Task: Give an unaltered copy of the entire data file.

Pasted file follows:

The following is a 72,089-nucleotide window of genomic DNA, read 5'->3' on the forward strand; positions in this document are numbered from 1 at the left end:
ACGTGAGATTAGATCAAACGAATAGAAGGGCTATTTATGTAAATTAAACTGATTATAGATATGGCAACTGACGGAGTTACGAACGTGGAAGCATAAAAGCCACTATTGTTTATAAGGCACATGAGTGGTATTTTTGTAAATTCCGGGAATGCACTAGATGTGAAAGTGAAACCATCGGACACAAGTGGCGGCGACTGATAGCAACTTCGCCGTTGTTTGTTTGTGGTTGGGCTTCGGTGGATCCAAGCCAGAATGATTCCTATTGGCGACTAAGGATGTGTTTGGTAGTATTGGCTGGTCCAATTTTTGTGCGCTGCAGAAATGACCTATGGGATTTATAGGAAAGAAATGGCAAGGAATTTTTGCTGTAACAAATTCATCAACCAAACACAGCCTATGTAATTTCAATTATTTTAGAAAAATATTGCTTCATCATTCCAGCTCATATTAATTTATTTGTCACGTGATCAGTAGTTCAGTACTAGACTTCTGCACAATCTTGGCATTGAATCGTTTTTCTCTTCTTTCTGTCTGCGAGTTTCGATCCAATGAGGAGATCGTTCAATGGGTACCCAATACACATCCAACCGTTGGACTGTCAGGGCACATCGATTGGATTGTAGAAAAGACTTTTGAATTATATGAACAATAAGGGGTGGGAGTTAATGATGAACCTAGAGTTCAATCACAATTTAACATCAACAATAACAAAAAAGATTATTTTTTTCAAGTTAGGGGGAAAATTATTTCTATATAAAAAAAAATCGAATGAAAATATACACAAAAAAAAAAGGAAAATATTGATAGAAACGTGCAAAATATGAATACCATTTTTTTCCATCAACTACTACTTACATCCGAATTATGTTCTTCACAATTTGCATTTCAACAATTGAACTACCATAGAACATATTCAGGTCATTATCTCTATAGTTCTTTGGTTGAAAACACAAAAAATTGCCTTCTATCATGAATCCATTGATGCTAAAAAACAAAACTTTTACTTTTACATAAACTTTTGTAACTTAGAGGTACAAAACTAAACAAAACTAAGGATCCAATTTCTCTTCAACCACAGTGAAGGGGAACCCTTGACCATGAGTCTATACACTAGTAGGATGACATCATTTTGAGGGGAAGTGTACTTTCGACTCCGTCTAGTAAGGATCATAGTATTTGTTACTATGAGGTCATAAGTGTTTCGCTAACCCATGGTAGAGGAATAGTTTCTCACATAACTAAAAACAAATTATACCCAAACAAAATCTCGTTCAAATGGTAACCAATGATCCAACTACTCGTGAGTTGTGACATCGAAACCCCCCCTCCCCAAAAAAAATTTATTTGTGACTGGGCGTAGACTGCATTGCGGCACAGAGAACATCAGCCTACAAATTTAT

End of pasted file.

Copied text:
The following is a 72,089-nucleotide window of genomic DNA, read 5'->3' on the forward strand; positions in this document are numbered from 1 at the left end:
ACGTGAGATTAGATCAAACGAATAGAAGGGCTATTTATGTAAATTAAACTGATTATAGATATGGCAACTGACGGAGTTACGAACGTGGAAGCATAAAAGCCACTATTGTTTATAAGGCACATGAGTGGTATTTTTGTAAATTCCGGGAATGCACTAGATGTGAAAGTGAAACCATCGGACACAAGTGGCGGCGACTGATAGCAACTTCGCCGTTGTTTGTTTGTGGTTGGGCTTCGGTGGATCCAAGCCAGAATGATTCCTATTGGCGACTAAGGATGTGTTTGGTAGTATTGGCTGGTCCAATTTTTGTGCGCTGCAGAAATGACCTATGGGATTTATAGGAAAGAAATGGCAAGGAATTTTTGCTGTAACAAATTCATCAACCAAACACAGCCTATGTAATTTCAATTATTTTAGAAAAATATTGCTTCATCATTCCAGCTCATATTAATTTATTTGTCACGTGATCAGTAGTTCAGTACTAGACTTCTGCACAATCTTGGCATTGAATCGTTTTTCTCTTCTTTCTGTCTGCGAGTTTCGATCCAATGAGGAGATCGTTCAATGGGTACCCAATACACATCCAACCGTTGGACTGTCAGGGCACATCGATTGGATTGTAGAAAAGACTTTTGAATTATATGAACAATAAGGGGTGGGAGTTAATGATGAACCTAGAGTTCAATCACAATTTAACATCAACAATAACAAAAAAGATTATTTTTTTCAAGTTAGGGGGAAAATTATTTCTATATAAAAAAAAATCGAATGAAAATATACACAAAAAAAAAAGGAAAATATTGATAGAAACGTGCAAAATATGAATACCATTTTTTTCCATCAACTACTACTTACATCCGAATTATGTTCTTCACAATTTGCATTTCAACAATTGAACTACCATAGAACATATTCAGGTCATTATCTCTATAGTTCTTTGGTTGAAAACACAAAAAATTGCCTTCTATCATGAATCCATTGATGCTAAAAAACAAAACTTTTACTTTTACATAAACTTTTGTAACTTAGAGGTACAAAACTAAACAAAACTAAGGATCCAATTTCTCTTCAACCACAGTGAAGGGGAACCCTTGACCATGAGTCTATACACTAGTAGGATGACATCATTTTGAGGGGAAGTGTACTTTCGACTCCGTCTAGTAAGGATCATAGTATTTGTTACTATGAGGTCATAAGTGTTTCGCTAACCCATGGTAGAGGAATAGTTTCTCACATAACTAAAAACAAATTATACCCAAACAAAATCTCGTTCAAATGGTAACCAATGATCCAACTACTCGTGAGTTGTGACATCGAAACCCCCCCTCCCCAAAAAAAATTTATTTGTGACTGGGCGTAGACTGCATTGCGGCACAGAGAACATCAGCCTACAAATTTAT